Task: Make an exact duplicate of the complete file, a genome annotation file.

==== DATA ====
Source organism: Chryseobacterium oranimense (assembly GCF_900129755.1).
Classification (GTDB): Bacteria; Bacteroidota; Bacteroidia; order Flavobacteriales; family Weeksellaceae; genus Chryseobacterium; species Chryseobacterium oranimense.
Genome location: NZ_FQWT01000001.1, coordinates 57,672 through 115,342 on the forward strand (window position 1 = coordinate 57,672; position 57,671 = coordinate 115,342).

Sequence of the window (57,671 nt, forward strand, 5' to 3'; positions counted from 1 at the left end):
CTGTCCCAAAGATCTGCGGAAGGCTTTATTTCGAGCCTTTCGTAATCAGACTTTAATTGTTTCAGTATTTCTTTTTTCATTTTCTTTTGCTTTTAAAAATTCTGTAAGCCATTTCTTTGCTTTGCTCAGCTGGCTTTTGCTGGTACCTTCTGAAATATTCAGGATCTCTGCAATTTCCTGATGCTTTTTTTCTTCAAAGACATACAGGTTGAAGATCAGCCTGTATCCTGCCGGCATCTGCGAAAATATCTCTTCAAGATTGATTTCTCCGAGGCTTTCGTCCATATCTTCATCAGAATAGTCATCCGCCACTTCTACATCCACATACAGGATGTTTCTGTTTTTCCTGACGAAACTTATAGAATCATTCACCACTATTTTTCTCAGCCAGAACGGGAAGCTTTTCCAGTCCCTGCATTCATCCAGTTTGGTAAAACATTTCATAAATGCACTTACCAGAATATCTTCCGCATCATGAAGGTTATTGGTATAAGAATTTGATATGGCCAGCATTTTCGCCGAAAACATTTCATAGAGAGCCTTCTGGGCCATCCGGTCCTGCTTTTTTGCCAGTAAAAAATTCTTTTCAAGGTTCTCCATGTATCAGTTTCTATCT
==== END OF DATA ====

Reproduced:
Source organism: Chryseobacterium oranimense (assembly GCF_900129755.1).
Classification (GTDB): Bacteria; Bacteroidota; Bacteroidia; order Flavobacteriales; family Weeksellaceae; genus Chryseobacterium; species Chryseobacterium oranimense.
Genome location: NZ_FQWT01000001.1, coordinates 57,672 through 115,342 on the forward strand (window position 1 = coordinate 57,672; position 57,671 = coordinate 115,342).

Sequence of the window (57,671 nt, forward strand, 5' to 3'; positions counted from 1 at the left end):
CTGTCCCAAAGATCTGCGGAAGGCTTTATTTCGAGCCTTTCGTAATCAGACTTTAATTGTTTCAGTATTTCTTTTTTCATTTTCTTTTGCTTTTAAAAATTCTGTAAGCCATTTCTTTGCTTTGCTCAGCTGGCTTTTGCTGGTACCTTCTGAAATATTCAGGATCTCTGCAATTTCCTGATGCTTTTTTTCTTCAAAGACATACAGGTTGAAGATCAGCCTGTATCCTGCCGGCATCTGCGAAAATATCTCTTCAAGATTGATTTCTCCGAGGCTTTCGTCCATATCTTCATCAGAATAGTCATCCGCCACTTCTACATCCACATACAGGATGTTTCTGTTTTTCCTGACGAAACTTATAGAATCATTCACCACTATTTTTCTCAGCCAGAACGGGAAGCTTTTCCAGTCCCTGCATTCATCCAGTTTGGTAAAACATTTCATAAATGCACTTACCAGAATATCTTCCGCATCATGAAGGTTATTGGTATAAGAATTTGATATGGCCAGCATTTTCGCCGAAAACATTTCATAGAGAGCCTTCTGGGCCATCCGGTCCTGCTTTTTTGCCAGTAAAAAATTCTTTTCAAGGTTCTCCATGTATCAGTTTCTATCT